August PET Scan Results

I apologize for not writing a post sooner. Up until a week ago Monday, not much has been going on. All of my blood panels have been looking normal, well, for me anyway, with the typical rise and fall of my white and red blood counts and my ANC.

On July 10th after I went in for my regular monthly appointment with my oncologist I was feeling so good and energetic that I went home and worked out for the first time in ages. Now it is a month later and I am still working out and other than some intense fatigue last week, I have been feeling well and like I have completely recovered from the radiation treatments.

On July 31st, I had my PET Scan to see if the radiation treatments effectively treated the lesion on my rib in my back. I had the scan a month later than usual to give my body time to heal from radiation. I saw my medical oncologist on Monday this week for my regular appointment and to get the results of my PET Scan. The results are not the worst news, but not the best news either, but something in between, so I will do my best to explain what the results are and what they mean. {oddly enough, the doctor that read my scan and wrote the report is the wife of my medical oncologist}

As far as the lesion on my rib in my back is concerned, the report said that “there is increased sclerosis of the left eighth posterior rib with decreased FDG {fluorodeoxyglucose} uptake, SUV 2.0, previous SUV 4.2. Findings suggest favorable treatment response, with reported interval radiation therapy.” So, the lesion is still there, but its activity is less than half of what it was in the March PET scan. Increased sclerosis is a sclerotic lesion that is an unusual hardening or thickening of your bone. They can affect any bone and be benign or malignant. In general, they’re slow-growing.

I have never had any mention of my lungs until now. I have a “new ground-glass opacity in the posterior lower left lobe that measures 3.0 x 1.9cm and is adjacent to the left eighth rib metastasis. Given the interval development and radiation therapy, this is favored to reflect radiation pneumonitis/fibrosis.” Pneumonitis/fibrosis refers to the signs and symptoms of soft tissue injury resulting from radiation therapy. All soft tissues within the radiation field can be affected, including skin, connective tissue, muscles, nerves, and blood vessels. At this time, it is believed that this is just scarring from the radiation therapy, but my doctor will keep an eye on it. The activity SUV of this spot is 2.6, which is within the range of where my body runs, so hopefully, it will stay that way.

Now for one of the more serious findings from my PET scan. “Subtle new FDG avid lesions in the T8 spinous process, SUV is 2.1 and left S2 segment, SUV is 2.2; worrisome for new osseous metastases.” S2 is located at the level of the posterior superior iliac spine. S2 covers the back of the thighs. What does osseous metastasis mean? Bone metastasis occurs when cancer cells spread from their original site to a bone. Nearly all types of cancer can spread (metastasize) to the bones. But some types of cancer are particularly likely to spread to bone, including breast and prostate cancer. The good news with this finding is that the SUV in both areas is below where my body runs, so just as with the spot on my lung, they will keep a close eye on both sites and see if the activity increases.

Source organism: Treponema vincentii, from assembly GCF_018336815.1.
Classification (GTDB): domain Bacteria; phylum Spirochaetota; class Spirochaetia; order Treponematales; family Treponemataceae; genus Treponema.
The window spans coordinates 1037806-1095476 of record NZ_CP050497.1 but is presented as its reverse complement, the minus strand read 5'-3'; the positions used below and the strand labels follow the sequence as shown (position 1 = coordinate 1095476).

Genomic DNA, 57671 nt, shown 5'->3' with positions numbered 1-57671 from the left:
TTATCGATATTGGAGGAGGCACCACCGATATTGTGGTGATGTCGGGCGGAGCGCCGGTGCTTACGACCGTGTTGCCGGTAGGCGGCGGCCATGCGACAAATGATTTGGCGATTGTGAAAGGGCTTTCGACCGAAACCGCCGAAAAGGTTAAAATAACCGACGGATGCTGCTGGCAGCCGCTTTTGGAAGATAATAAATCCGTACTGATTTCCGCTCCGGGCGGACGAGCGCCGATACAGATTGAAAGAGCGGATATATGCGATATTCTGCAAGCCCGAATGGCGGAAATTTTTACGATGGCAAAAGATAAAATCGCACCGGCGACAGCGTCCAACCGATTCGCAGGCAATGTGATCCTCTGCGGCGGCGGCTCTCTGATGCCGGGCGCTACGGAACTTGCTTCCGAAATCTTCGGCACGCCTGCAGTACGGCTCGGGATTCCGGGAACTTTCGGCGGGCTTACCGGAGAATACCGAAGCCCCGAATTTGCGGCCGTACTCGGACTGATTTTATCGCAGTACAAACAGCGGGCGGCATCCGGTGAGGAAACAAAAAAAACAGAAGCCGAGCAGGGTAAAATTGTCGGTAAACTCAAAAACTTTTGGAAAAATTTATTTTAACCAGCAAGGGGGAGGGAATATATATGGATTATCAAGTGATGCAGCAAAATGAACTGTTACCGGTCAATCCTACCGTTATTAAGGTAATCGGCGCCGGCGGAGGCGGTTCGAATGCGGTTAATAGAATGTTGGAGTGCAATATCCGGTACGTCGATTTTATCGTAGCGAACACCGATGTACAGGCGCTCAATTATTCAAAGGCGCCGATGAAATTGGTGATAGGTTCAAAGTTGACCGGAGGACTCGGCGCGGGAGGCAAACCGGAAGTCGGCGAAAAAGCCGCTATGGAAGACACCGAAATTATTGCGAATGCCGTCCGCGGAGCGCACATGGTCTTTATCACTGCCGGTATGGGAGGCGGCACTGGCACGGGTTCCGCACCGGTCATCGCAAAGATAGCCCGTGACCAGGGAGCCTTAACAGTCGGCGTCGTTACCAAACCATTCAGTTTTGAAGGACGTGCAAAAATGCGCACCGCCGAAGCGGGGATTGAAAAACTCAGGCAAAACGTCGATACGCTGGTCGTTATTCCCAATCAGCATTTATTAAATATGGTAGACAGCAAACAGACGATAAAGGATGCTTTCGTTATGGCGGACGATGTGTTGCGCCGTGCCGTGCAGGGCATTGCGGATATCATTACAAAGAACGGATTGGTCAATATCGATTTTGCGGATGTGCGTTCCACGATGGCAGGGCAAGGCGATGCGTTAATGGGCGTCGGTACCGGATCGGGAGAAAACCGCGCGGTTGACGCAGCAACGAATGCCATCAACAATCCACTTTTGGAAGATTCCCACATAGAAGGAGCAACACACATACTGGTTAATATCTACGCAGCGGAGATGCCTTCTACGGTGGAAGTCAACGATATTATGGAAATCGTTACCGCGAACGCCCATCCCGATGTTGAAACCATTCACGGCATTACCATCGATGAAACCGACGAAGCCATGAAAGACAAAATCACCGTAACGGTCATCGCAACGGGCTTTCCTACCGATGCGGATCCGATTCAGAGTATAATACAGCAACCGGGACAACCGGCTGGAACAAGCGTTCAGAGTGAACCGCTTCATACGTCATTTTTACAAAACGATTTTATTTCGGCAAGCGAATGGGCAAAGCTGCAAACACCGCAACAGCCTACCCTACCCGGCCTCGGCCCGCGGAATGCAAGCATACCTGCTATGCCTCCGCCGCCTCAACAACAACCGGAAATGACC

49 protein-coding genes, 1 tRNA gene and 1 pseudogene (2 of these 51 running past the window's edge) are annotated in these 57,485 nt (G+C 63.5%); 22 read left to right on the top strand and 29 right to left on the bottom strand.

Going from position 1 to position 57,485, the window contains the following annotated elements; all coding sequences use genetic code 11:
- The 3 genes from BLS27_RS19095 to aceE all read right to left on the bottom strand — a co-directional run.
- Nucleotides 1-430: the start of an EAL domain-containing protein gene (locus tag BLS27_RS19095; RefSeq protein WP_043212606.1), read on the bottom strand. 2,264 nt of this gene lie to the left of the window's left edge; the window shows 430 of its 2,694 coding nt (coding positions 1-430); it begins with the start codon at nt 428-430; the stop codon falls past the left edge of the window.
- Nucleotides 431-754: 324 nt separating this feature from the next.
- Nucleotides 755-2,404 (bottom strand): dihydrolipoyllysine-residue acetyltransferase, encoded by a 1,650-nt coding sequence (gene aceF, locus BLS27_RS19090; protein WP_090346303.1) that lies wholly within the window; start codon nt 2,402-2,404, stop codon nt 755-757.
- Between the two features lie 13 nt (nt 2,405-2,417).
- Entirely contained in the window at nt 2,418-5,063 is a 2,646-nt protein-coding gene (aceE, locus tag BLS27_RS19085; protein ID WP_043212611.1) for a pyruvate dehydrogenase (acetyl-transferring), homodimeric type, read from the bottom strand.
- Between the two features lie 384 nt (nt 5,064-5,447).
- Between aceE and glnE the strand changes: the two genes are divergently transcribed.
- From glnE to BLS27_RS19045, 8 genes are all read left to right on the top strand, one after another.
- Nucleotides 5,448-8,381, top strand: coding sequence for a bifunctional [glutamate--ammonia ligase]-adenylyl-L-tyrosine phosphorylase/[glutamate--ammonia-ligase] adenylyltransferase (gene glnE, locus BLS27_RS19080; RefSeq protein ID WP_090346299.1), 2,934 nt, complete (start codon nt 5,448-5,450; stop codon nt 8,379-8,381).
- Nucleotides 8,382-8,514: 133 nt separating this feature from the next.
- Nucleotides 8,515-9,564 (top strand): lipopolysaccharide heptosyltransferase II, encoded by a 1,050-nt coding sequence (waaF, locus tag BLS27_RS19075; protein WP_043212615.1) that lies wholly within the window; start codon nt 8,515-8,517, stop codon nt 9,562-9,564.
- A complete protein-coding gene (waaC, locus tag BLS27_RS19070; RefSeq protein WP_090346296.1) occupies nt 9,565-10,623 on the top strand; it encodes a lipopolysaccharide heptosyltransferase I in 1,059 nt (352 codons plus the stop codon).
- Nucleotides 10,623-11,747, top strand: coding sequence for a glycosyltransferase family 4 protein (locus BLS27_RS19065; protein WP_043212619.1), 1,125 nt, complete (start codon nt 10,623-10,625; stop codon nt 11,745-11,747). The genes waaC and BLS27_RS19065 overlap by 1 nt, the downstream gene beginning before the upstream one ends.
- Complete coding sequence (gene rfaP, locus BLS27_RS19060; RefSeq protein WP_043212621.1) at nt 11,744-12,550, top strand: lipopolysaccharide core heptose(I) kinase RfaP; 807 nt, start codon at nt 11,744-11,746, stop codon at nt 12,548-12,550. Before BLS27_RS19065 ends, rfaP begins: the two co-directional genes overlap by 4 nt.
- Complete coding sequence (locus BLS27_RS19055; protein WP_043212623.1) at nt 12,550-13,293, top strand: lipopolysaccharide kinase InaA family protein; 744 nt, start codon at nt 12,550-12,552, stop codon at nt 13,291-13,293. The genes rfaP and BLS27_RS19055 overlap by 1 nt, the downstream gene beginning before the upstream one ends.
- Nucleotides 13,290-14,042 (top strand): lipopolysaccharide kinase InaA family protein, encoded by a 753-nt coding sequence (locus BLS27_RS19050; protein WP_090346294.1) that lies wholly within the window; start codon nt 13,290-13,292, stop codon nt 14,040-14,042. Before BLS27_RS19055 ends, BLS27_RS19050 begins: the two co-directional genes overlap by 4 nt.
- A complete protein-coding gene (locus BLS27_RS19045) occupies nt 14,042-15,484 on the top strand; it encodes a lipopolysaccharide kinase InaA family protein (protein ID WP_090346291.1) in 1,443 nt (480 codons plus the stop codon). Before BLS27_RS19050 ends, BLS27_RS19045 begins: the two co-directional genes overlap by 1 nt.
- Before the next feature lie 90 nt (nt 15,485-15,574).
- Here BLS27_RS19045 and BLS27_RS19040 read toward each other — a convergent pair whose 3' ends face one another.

The last finding in the report is “Increased FDG uptake within a left supraclavicular lymph node measuring 8 x 15mm. SUV 2.9, previously 2.2.” FDG uptake reflects the tissue glucose metabolism and is usually high in high-grade tumors and relatively low in low-grade tumors. Supraclavicular lymph nodes are lymph nodes found above the clavicle, which is where I had the first two small masses in my neck in February 2022. My understanding was that after my first month on iBrance, both tumors were dead and gone leaving a little bit of scar tissue behind, which I can’t even feel anymore. So this is another area that will be watched closely in the coming months.

I know that this was a lot of information and it certainly was not what I expected to see when my oncologist handed the report to me. We talked about possible changes in my treatment and that there are other drugs that he could put me on should my next PET scan show any increase in activity in the areas that we are watching. He would change my medication because an increase would indicate that iBrance and Faslodex are no longer working. He reminded me that eventually my body will adjust to the current medications and that we will have to make changes. For now I am continuing forward with iBrance and Faslodex until my next PET scan which will be in November.

I wish I had more positive news from this last scan but as I have said many times in the last 4 years, cancer is tricky and in my case it is aggressive, so my doctors and I have to be just as aggressive with my treatment. My oncologist says that cancer is very humbling, and that is so true. Cancer doesn’t care if you are rich or poor, the picture of health or sickly, young or old. If you ever feel a bump that wasn’t there before, you have pain that will not go away, you are constantly tired even with a lot of rest and good sleep or you just don’t feel right; please go see your doctor and find out what is going on. Your body talks to you, you just have to learn to listen.

What do you think?

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